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A Person Has Died After Being Sucked Into the Engine of a KLM CityHopper Regional Jet at Amsterdam Airport

A Person Has Died After Being Sucked Into the Engine of a KLM CityHopper Regional Jet at Amsterdam Airport

a group of vehicles parked in a tarmac

One person has been tragically killed after they were sucked into the engine of a KLM CityHopper Embraer regional jet at Amsterdam Schiphol Airport on Wednesday.

The gruesome incident occurred as KLM flight KL1341 to Billund was preparing to depart from the gate at around 2:25 pm on Wednesday. It is not known whether the fatality involved an airport or airline employee or a passenger.

In a statement, the Dutch Royal Military Police said it had opened an investigation after a person “fell into a running aircraft engine”. The statement, posted to X, continued: “All passengers and employees of the flight in question have been disembarked and are being taken care of.”

Schiphol Airport also confirmed the incident, saying: “Today there was a horrible incident where a person ended up in an airplane engine. Our thoughts go out to the relatives and we care for the passengers and colleagues who witnessed this.”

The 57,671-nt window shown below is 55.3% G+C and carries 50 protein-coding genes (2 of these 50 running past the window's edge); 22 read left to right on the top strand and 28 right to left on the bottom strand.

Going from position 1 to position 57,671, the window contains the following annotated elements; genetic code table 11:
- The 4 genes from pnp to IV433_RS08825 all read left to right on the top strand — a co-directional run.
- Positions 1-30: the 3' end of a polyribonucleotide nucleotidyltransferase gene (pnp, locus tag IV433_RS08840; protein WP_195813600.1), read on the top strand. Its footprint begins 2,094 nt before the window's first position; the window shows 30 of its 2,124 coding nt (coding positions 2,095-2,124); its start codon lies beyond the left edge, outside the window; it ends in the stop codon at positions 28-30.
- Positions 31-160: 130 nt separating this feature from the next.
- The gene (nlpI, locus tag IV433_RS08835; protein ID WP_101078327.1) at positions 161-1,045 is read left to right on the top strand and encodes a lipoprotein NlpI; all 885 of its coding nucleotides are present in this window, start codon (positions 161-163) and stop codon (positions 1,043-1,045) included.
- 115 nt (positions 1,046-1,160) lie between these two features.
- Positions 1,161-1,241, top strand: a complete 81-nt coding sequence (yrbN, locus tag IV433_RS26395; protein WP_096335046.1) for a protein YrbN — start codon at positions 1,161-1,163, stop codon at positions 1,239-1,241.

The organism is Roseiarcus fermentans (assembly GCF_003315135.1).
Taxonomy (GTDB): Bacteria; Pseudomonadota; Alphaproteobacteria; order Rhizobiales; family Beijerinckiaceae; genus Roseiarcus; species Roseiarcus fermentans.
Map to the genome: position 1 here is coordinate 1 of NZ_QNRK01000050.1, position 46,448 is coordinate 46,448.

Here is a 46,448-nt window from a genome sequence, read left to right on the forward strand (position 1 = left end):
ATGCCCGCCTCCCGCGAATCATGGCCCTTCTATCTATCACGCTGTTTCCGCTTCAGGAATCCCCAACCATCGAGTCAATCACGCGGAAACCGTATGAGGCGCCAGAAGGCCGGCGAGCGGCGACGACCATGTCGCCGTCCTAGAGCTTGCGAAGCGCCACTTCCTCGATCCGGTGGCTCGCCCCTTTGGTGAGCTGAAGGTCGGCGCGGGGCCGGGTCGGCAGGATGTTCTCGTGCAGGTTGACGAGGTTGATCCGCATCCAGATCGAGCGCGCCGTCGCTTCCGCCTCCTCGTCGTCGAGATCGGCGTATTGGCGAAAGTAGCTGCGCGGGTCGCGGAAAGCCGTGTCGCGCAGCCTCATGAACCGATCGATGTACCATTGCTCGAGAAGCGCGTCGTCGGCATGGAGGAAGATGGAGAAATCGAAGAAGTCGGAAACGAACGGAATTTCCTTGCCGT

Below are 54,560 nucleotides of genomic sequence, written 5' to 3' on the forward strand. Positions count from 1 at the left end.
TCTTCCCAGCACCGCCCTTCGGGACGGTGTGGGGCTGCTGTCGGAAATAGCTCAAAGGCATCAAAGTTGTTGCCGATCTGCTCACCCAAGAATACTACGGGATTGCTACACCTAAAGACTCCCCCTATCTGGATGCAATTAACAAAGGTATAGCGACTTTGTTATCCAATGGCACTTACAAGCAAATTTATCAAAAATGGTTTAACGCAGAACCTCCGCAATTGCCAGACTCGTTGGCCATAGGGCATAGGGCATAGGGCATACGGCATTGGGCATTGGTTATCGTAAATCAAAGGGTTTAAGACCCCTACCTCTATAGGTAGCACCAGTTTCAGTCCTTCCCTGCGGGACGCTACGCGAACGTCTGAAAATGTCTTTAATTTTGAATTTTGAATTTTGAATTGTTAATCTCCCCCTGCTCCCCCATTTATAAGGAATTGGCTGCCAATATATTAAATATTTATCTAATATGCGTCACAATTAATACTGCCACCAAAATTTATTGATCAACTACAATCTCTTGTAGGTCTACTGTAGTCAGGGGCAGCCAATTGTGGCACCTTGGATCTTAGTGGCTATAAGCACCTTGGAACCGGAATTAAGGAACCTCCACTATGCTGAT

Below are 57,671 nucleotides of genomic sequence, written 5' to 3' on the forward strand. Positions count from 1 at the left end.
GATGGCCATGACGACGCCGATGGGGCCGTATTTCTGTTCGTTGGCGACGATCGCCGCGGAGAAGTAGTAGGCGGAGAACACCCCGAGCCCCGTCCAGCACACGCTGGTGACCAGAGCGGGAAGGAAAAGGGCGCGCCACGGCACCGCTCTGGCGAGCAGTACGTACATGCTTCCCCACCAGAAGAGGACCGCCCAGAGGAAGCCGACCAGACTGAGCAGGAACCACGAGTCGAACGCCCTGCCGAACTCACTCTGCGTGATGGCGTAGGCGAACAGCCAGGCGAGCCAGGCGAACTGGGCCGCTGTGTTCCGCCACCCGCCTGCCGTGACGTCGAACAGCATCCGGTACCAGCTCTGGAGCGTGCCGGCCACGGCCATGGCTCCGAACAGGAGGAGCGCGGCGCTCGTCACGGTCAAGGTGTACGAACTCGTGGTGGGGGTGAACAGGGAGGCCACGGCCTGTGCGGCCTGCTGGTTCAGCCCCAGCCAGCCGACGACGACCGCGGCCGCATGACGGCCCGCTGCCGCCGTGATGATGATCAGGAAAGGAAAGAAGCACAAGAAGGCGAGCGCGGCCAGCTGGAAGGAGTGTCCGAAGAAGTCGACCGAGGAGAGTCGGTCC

In a short statement, KLM said it was currently looking after passengers and employees who witnessed the victim being sucked into the engine. The airline said further information would be released by the police.

Last June, a ground worker employed on behalf of Delta Air Lines was ‘ingested’ into the engine of a Delta-operated Airbus A319 at San Antonio International Airport as the plane was taxiing to the gate.

It was later revealed that the employee, David Renner, 27, had died by suicide. A lawsuit was brought against the man’s employer by a woman onboard the aircraft who witnessed as she believes Unifi Aviation should have identified Renner’s mental ill health and prevented from working close to jet engines.

On New Year’s Eve 2022, another US airport ground worker was killed after being sucked into the engine of an Embraer ERJ-175 regional jet operated by Envoy Airlines on behalf of American Airlines at Montgomery Regional Airport in Alabama.

An investigation concluded that the worker was ingested into the engine after getting too close after the plane had just pulled onto its stand.

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